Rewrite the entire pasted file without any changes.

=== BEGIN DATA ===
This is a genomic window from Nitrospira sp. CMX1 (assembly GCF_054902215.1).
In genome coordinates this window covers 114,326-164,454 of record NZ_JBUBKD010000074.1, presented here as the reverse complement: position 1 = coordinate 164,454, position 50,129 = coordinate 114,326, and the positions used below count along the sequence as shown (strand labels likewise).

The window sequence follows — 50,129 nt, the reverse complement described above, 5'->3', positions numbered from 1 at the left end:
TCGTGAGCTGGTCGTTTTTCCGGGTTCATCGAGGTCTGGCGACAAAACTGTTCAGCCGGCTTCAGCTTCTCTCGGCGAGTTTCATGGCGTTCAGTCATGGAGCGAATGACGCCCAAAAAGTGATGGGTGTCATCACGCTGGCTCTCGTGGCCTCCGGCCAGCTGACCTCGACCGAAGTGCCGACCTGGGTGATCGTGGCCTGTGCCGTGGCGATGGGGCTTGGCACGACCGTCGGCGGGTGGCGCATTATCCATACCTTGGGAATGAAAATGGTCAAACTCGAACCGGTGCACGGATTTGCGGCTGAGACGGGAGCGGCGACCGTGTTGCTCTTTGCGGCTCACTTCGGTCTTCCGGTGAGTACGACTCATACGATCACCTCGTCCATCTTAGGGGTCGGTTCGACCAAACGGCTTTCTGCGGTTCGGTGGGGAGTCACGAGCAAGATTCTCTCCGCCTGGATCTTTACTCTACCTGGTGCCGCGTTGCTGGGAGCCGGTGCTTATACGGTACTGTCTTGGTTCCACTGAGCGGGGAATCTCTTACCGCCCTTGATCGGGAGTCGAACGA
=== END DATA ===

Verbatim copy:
This is a genomic window from Nitrospira sp. CMX1 (assembly GCF_054902215.1).
In genome coordinates this window covers 114,326-164,454 of record NZ_JBUBKD010000074.1, presented here as the reverse complement: position 1 = coordinate 164,454, position 50,129 = coordinate 114,326, and the positions used below count along the sequence as shown (strand labels likewise).

The window sequence follows — 50,129 nt, the reverse complement described above, 5'->3', positions numbered from 1 at the left end:
TCGTGAGCTGGTCGTTTTTCCGGGTTCATCGAGGTCTGGCGACAAAACTGTTCAGCCGGCTTCAGCTTCTCTCGGCGAGTTTCATGGCGTTCAGTCATGGAGCGAATGACGCCCAAAAAGTGATGGGTGTCATCACGCTGGCTCTCGTGGCCTCCGGCCAGCTGACCTCGACCGAAGTGCCGACCTGGGTGATCGTGGCCTGTGCCGTGGCGATGGGGCTTGGCACGACCGTCGGCGGGTGGCGCATTATCCATACCTTGGGAATGAAAATGGTCAAACTCGAACCGGTGCACGGATTTGCGGCTGAGACGGGAGCGGCGACCGTGTTGCTCTTTGCGGCTCACTTCGGTCTTCCGGTGAGTACGACTCATACGATCACCTCGTCCATCTTAGGGGTCGGTTCGACCAAACGGCTTTCTGCGGTTCGGTGGGGAGTCACGAGCAAGATTCTCTCCGCCTGGATCTTTACTCTACCTGGTGCCGCGTTGCTGGGAGCCGGTGCTTATACGGTACTGTCTTGGTTCCACTGAGCGGGGAATCTCTTACCGCCCTTGATCGGGAGTCGAACGA